The UN chief on Sunday urged Myanmar to ensure the "safe" return of Rohingya Muslim refugees driven out by army operations, a plea made in front of Aung San Suu Kyi more than two years since her country cracked down on the Muslim minority.
Speaking at a summit of Southeast Asian leaders in Bangkok -- with Myanmar's de facto head Suu Kyi in the room -- Antonio Guterres said he remains "deeply concerned" about the plight of the Rohingya.
Violence in Rakhine state in 2017 forced more than 740,000 Rohingya to flee, most seeking refuge in overcrowded camps in neighboring Bangladesh, in what UN investigators say amounted to genocide.
Myanmar does not recognize the Rohingya as citizens.
The country says it welcomes back those who agree to a bureaucratic status below full citizenship, and if they agree to live under tight guard after their villages were incinerated.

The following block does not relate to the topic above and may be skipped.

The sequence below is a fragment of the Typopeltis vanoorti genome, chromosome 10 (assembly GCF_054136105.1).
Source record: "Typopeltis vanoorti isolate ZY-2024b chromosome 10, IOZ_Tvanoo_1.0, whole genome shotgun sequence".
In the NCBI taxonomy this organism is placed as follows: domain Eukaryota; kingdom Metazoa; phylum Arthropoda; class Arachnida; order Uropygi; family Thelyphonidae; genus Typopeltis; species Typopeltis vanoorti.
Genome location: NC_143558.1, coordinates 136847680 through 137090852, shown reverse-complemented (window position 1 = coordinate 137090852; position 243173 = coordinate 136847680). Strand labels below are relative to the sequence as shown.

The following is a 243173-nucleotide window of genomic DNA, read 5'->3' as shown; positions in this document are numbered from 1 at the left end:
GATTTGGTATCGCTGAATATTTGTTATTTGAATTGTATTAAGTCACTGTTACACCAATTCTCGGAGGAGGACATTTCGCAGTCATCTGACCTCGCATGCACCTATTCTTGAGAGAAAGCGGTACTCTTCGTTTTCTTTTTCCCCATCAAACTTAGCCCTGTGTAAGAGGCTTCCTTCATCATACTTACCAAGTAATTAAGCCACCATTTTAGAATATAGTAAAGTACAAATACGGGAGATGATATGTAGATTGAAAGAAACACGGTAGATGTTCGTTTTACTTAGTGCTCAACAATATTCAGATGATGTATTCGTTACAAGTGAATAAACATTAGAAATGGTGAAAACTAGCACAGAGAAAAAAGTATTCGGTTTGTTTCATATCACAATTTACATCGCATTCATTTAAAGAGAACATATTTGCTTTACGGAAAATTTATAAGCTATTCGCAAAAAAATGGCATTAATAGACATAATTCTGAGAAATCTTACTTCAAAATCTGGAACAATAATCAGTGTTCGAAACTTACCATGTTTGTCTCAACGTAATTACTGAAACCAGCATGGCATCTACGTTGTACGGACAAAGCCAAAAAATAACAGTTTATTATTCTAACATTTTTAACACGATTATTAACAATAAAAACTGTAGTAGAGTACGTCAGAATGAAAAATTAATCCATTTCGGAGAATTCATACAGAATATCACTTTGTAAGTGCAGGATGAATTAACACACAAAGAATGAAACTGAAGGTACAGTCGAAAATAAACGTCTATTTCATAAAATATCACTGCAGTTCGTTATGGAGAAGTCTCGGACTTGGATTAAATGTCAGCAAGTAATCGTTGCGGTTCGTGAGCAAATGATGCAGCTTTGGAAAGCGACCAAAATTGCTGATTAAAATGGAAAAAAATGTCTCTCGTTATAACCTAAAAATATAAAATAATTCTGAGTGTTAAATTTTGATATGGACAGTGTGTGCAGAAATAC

Guterres said Myanmar is responsible to "ensure a conducive environment for the safe, voluntary, dignified and sustainable repatriation of refugees".
Suu Kyi sat in the room expressionless as Guterres spoke, AFP reported.
Only a few hundred Rohingya have returned to Myanmar so far, with many fearing further persecution in the Buddhist-majority country.
The secretary-general also called on Myanmar "to ensure humanitarian actors have full and unfettered access to areas of return".